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Airline ticket prices are estimated to have increased by 2% in 2012, with a rise of 28% since the collapse of 2009. Higher pricing has been a necessity for the airline industry, with passenger volumes slower to recover and volatility in fuel pricing affecting profits. Ancillary revenues have also been a key driver as US schedule and low-cost airlines adopt the European low-cost model of lower fares supplemented by higher fees for other services. The US rail industry declined by 1% in current value terms in 2012, with sales of US$1.9 billion for the year. Despite growth early in the review period and increased passenger traffic on many national lines, the US rail service (operated by government-backed Amtrak) is suffering from a lack of recent infrastructure investment. Outlays are ultimately anticipated over the long term, with plans for high speed rail lines in the busy northeast corridors (NEC), popular with commuters between urban and suburban areas of New York City, Boston, Baltimore, Philadelphia and Washington DC. Around 427 miles of high speed rail line are planned for this regional network, although operational lines will not be available until 2030. Ambitious national high-speed rail initiatives conceived as part of a federal stimulus package in 2009 have made slow progress in implementation, but 2012 saw the US state of California independently approve a US$5.8 billion plan to implement a high-speed rail line in the central part of the state, connecting San Francisco and Los Angeles. The service is anticipated to come on line between 2021 and 2028. Long distance rail travel is a loss-making enterprise in the US, with Amtrak dependent on shorter commuter and regional tourist routes for profitability. Funding for the subsidised long distance routes is a matter of political controversy in the US, with cash-strapped (and fiscally conservative) US state governments reluctant to fully fund interstate rail lines without federal assistance. Low-cost intercity bus services have grown rapidly in the US as an affordable travel alternative, with the ubiquitous Greyhound brand being challenged by upstart curbside bus services such as Megabus and BoltBus. Bus/coach value sales increased by 3% in 2012 and 12% since 2009. Low-cost intercity bus travel is also a competitor to intercity rail, with privately-operated bus companies championed by opponents of state subsidies for Amtrak. However, a series of high-profile traffic accidents in 2012/2013 and lack of regulation have raised questions about the future of curbside intercity bus services. Two-thirds of transportation value sales took place online in 2012. Since 2009, value sales through online direct suppliers have outpaced sales through online transportation intermediary websites. Transport operators particularly major airlines continue to make major investments in their online platforms, including mobile commerce applications. Additionally, travel aggregators have partnered major airlines to offer attractive deals direct to consumers, directing web traffic to airline-operated websites. In March 2013, the US federal budget was subjected to a series of automatic and deep spending cuts, controversially enacted as a fiscal austerity measure. The contentious cuts known as sequestration impacted many areas of government funding, including the Federal Aviation Administration (FAA). The FAA announced US$637 million in mandatory cuts by furloughing employees, including security agents and 13,000 air traffic controllers. Within months, this policy resulted in major passenger delays at American airports as well as safety concerns. By May 2013, Congress authorised a new resolution to end furloughs of air traffic controllers in an attempt to restore stability to US passenger air travel. The impact of sequestration cuts will continue to be felt by the aviation industry. Implementation of US air traffic controls vaunted NextGen (Next Generational Air Transportation System), a satellite positioning technology intended to reduce delays and fuel costs while improving safety, could be hard hit by the spending cuts.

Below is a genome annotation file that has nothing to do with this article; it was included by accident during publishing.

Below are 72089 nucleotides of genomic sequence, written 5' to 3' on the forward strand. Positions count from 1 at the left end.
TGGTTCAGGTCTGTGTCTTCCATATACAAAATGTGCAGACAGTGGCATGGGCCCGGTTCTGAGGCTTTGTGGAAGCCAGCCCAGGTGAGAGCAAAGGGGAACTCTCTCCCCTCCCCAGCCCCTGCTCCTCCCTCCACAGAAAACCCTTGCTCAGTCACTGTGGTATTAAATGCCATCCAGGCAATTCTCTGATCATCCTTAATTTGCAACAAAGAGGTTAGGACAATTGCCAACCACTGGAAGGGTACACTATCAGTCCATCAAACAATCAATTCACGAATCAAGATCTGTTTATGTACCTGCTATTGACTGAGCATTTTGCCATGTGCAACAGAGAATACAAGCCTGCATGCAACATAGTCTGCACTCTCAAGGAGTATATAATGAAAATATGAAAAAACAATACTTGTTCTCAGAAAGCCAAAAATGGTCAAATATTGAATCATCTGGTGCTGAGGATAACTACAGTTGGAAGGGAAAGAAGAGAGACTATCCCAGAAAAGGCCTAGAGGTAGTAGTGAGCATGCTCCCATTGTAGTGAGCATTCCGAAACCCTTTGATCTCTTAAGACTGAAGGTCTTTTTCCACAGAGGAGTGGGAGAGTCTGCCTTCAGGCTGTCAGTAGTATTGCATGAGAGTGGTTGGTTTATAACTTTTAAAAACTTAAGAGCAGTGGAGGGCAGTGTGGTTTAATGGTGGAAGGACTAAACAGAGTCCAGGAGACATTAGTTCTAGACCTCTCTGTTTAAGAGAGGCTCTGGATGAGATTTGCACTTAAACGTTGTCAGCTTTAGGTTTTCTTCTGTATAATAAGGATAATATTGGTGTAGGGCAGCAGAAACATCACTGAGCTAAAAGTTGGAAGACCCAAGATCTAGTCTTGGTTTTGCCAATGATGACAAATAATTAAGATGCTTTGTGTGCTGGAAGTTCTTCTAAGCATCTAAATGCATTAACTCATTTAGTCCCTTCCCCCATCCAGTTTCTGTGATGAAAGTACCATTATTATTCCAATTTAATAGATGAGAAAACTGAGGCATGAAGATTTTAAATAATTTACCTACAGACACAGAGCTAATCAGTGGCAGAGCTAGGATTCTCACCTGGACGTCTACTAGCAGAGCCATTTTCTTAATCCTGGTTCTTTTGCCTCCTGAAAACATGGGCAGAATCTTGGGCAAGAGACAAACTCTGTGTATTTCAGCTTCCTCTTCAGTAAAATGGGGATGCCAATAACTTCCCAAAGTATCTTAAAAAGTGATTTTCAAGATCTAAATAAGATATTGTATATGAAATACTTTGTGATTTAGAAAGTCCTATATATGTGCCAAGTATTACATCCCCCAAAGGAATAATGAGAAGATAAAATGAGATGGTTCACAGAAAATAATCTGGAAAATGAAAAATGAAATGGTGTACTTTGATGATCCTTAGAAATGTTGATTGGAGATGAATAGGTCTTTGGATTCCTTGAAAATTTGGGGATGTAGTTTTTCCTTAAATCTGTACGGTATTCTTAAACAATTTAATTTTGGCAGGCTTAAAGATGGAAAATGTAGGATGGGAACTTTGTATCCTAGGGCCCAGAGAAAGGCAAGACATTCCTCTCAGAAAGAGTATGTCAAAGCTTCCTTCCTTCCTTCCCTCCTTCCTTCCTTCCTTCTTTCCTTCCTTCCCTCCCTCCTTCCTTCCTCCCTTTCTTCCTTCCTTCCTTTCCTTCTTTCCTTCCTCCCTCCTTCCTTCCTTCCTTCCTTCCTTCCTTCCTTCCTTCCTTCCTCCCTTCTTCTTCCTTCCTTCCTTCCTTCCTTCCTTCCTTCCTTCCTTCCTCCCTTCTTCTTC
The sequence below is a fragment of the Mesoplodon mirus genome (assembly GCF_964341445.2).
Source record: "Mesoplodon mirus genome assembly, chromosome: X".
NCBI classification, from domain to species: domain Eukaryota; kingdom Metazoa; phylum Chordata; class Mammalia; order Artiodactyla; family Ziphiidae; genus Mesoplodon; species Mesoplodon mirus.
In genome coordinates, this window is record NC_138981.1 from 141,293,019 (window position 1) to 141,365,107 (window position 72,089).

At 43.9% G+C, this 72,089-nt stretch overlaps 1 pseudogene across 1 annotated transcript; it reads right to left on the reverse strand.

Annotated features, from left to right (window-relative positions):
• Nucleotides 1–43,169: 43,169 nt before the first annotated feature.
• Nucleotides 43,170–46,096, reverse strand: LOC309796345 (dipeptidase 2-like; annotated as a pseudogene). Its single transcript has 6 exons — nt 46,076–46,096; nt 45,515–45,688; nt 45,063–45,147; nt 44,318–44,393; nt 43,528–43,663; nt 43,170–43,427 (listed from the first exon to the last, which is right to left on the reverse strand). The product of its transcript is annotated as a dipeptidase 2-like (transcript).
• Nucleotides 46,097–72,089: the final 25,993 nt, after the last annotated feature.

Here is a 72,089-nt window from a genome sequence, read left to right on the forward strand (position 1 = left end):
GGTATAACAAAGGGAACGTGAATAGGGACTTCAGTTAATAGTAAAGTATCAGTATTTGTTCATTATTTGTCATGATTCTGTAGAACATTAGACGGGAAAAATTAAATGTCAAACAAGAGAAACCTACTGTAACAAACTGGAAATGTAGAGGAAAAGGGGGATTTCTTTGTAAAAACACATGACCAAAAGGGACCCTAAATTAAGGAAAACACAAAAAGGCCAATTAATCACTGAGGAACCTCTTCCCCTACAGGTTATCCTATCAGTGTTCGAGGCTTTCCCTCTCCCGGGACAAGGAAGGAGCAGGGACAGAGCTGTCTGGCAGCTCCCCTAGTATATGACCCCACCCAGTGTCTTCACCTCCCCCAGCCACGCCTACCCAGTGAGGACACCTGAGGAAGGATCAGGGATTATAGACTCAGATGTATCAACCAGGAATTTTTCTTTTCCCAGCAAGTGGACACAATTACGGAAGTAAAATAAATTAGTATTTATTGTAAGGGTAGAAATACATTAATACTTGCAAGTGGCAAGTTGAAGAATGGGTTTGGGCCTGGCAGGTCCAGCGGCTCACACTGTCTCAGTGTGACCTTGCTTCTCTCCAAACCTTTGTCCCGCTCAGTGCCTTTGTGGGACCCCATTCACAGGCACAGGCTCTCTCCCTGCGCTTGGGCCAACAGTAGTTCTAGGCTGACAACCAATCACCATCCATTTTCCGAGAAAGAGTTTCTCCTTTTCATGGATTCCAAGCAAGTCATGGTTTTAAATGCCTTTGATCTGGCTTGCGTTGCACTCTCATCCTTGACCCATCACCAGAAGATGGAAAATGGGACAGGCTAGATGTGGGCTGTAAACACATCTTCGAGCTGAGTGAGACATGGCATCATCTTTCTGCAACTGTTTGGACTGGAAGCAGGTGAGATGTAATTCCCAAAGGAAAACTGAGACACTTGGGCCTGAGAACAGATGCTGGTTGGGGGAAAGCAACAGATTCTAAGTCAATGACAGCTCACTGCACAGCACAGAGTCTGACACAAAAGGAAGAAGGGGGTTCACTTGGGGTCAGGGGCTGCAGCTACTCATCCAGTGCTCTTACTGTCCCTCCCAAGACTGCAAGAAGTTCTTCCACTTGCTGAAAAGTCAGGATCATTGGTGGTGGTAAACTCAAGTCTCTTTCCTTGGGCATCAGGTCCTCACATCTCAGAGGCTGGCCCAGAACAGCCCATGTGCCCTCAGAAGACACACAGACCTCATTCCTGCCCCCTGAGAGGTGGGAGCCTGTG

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Additional passenger protection legislation took effect in January 2012, with airlines now required by the US Department of Transportation to notify passengers of delays of longer than 30 minutes. Additional new regulations in 2012 included a stipulation that passenger reservations may be held or cancelled without a penalty for 24 hours after initial booking. Airline marketing of ticket fares must also now include total government taxes and additional mandatory fees as part of the published price.